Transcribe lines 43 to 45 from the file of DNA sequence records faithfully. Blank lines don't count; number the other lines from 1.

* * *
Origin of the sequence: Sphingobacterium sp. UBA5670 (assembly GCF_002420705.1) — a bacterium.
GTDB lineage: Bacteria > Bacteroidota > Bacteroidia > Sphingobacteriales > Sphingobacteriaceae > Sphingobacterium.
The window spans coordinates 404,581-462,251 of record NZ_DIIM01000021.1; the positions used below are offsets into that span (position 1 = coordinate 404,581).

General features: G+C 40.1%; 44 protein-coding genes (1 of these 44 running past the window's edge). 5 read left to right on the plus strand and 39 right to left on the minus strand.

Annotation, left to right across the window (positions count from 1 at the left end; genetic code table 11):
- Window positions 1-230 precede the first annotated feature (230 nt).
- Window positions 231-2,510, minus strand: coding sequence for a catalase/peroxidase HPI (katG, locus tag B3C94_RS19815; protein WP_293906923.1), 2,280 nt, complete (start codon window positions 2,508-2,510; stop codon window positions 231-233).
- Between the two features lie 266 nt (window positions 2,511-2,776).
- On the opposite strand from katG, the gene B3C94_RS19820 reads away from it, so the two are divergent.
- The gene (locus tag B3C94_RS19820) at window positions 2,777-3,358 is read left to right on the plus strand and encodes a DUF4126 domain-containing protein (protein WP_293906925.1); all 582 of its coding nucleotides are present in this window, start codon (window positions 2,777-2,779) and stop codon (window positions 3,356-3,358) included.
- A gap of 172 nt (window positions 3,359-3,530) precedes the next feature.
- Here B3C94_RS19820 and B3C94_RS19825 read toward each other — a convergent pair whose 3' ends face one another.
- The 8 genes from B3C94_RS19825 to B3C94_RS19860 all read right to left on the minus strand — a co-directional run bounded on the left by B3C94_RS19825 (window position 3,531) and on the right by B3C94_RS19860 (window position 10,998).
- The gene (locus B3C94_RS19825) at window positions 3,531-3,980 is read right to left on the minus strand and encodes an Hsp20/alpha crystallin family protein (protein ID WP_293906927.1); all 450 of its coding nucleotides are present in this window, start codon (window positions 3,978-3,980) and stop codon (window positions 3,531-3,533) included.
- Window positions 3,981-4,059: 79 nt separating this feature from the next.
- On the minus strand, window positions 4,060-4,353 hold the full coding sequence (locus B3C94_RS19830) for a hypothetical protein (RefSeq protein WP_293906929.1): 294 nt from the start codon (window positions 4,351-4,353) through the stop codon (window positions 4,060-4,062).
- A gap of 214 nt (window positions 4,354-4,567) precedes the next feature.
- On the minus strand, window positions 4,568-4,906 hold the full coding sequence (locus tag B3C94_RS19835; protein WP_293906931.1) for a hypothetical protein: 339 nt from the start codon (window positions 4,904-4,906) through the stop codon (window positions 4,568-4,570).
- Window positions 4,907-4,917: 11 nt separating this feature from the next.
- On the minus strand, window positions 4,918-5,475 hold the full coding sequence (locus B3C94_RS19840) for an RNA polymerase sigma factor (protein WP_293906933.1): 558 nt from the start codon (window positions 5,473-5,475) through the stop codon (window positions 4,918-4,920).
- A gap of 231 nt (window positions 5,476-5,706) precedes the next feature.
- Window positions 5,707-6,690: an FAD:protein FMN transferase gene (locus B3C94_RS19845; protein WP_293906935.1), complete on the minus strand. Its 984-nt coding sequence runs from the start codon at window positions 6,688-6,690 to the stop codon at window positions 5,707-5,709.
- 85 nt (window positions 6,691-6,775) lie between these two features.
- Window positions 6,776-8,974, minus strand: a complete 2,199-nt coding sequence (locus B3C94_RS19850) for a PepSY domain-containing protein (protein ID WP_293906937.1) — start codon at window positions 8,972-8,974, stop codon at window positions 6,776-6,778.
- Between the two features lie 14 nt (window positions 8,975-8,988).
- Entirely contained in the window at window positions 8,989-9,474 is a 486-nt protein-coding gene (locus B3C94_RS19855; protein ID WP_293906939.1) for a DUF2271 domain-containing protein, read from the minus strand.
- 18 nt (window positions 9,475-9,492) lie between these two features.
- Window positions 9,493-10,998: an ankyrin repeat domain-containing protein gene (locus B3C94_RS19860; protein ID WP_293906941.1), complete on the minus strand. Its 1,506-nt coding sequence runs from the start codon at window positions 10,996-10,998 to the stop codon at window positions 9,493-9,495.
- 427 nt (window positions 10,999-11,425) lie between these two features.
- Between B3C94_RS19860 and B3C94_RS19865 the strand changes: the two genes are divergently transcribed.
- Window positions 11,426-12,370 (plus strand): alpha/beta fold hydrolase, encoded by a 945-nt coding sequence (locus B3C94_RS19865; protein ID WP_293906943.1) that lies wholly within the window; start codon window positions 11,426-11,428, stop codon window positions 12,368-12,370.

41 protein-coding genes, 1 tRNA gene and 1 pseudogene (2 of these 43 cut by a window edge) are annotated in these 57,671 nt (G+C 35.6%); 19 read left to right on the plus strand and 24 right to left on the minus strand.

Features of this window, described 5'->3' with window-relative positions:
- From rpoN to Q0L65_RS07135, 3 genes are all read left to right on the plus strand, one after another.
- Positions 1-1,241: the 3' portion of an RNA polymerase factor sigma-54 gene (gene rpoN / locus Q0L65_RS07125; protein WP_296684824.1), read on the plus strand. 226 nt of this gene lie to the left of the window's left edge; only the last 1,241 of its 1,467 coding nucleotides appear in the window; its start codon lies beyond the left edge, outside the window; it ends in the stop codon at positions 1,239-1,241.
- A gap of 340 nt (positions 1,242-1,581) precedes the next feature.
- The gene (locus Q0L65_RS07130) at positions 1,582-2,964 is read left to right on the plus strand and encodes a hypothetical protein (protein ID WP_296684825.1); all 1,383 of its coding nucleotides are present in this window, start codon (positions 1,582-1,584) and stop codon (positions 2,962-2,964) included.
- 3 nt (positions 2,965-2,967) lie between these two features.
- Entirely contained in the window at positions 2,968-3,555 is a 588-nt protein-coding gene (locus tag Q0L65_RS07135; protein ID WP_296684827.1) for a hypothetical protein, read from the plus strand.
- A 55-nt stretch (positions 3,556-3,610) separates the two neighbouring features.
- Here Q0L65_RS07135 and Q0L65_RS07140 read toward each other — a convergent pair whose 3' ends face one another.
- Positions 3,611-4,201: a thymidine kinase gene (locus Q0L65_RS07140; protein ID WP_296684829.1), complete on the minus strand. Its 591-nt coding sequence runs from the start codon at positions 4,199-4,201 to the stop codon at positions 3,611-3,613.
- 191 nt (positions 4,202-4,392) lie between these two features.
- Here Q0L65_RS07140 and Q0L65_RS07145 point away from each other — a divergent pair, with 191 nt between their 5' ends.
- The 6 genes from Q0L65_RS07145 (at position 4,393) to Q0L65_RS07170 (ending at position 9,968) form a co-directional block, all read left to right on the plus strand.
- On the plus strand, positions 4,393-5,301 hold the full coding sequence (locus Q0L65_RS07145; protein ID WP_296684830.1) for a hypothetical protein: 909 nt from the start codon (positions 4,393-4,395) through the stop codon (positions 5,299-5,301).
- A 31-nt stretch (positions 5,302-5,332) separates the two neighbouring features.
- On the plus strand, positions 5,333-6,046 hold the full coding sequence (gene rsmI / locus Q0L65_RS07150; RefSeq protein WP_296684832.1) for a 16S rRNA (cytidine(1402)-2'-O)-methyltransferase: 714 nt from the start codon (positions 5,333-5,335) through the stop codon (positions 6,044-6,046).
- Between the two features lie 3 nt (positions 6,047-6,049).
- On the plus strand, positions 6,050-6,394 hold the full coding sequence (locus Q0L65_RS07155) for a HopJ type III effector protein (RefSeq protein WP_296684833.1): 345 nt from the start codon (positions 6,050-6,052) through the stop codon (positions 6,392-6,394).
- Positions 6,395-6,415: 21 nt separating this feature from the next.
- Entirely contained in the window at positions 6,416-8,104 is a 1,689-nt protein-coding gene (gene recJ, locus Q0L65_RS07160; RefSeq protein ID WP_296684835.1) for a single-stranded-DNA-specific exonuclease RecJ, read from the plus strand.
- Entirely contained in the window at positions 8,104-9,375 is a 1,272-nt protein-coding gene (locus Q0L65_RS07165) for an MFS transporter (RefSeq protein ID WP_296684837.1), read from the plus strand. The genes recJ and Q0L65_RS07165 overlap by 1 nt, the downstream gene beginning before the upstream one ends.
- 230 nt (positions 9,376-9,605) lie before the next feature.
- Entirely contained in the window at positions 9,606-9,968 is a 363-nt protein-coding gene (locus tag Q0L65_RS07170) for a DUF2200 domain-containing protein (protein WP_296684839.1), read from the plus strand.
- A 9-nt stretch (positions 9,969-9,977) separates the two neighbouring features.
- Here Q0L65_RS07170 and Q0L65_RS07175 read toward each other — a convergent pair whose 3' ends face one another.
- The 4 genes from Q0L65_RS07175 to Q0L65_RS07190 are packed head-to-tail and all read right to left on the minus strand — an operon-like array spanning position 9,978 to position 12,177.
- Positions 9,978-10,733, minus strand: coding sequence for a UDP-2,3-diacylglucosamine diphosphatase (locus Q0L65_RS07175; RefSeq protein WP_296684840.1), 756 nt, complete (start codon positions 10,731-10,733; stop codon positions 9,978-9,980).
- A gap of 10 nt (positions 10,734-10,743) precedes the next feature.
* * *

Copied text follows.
- 191 nt (positions 4,202-4,392) lie between these two features.
- Here Q0L65_RS07140 and Q0L65_RS07145 point away from each other — a divergent pair, with 191 nt between their 5' ends.
- The 6 genes from Q0L65_RS07145 (at position 4,393) to Q0L65_RS07170 (ending at position 9,968) form a co-directional block, all read left to right on the plus strand.